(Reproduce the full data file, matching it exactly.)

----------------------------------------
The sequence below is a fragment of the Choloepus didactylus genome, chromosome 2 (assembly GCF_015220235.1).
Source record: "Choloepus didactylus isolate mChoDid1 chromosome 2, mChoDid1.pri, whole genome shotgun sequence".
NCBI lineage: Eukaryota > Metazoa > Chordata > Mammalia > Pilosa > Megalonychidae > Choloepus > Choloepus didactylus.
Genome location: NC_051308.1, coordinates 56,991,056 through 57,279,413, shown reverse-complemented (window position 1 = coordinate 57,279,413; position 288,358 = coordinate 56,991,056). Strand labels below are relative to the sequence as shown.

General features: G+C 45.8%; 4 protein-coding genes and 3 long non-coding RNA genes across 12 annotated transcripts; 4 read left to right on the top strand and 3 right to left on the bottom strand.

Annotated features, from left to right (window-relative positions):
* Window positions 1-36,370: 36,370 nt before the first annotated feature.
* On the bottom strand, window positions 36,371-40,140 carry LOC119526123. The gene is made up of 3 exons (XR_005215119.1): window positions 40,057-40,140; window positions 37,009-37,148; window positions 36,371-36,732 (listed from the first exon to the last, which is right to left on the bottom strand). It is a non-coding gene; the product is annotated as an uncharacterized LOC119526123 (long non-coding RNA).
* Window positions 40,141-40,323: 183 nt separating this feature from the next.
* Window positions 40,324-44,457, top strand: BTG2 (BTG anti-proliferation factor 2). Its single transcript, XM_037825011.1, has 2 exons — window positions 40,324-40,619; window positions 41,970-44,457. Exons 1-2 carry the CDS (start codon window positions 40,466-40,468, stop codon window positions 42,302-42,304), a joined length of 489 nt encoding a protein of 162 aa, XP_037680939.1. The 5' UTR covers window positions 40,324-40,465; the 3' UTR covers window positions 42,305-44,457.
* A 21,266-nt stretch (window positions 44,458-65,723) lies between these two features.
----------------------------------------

The sequence below is a fragment of the Choloepus didactylus genome, chromosome 2 (assembly GCF_015220235.1).
Source record: "Choloepus didactylus isolate mChoDid1 chromosome 2, mChoDid1.pri, whole genome shotgun sequence".
NCBI lineage: Eukaryota > Metazoa > Chordata > Mammalia > Pilosa > Megalonychidae > Choloepus > Choloepus didactylus.
Genome location: NC_051308.1, coordinates 56,991,056 through 57,279,413, shown reverse-complemented (window position 1 = coordinate 57,279,413; position 288,358 = coordinate 56,991,056). Strand labels below are relative to the sequence as shown.

General features: G+C 45.8%; 4 protein-coding genes and 3 long non-coding RNA genes across 12 annotated transcripts; 4 read left to right on the top strand and 3 right to left on the bottom strand.

Annotated features, from left to right (window-relative positions):
* Window positions 1-36,370: 36,370 nt before the first annotated feature.
* On the bottom strand, window positions 36,371-40,140 carry LOC119526123. The gene is made up of 3 exons (XR_005215119.1): window positions 40,057-40,140; window positions 37,009-37,148; window positions 36,371-36,732 (listed from the first exon to the last, which is right to left on the bottom strand). It is a non-coding gene; the product is annotated as an uncharacterized LOC119526123 (long non-coding RNA).
* Window positions 40,141-40,323: 183 nt separating this feature from the next.
* Window positions 40,324-44,457, top strand: BTG2 (BTG anti-proliferation factor 2). Its single transcript, XM_037825011.1, has 2 exons — window positions 40,324-40,619; window positions 41,970-44,457. Exons 1-2 carry the CDS (start codon window positions 40,466-40,468, stop codon window positions 42,302-42,304), a joined length of 489 nt encoding a protein of 162 aa, XP_037680939.1. The 5' UTR covers window positions 40,324-40,465; the 3' UTR covers window positions 42,305-44,457.
* A 21,266-nt stretch (window positions 44,458-65,723) lies between these two features.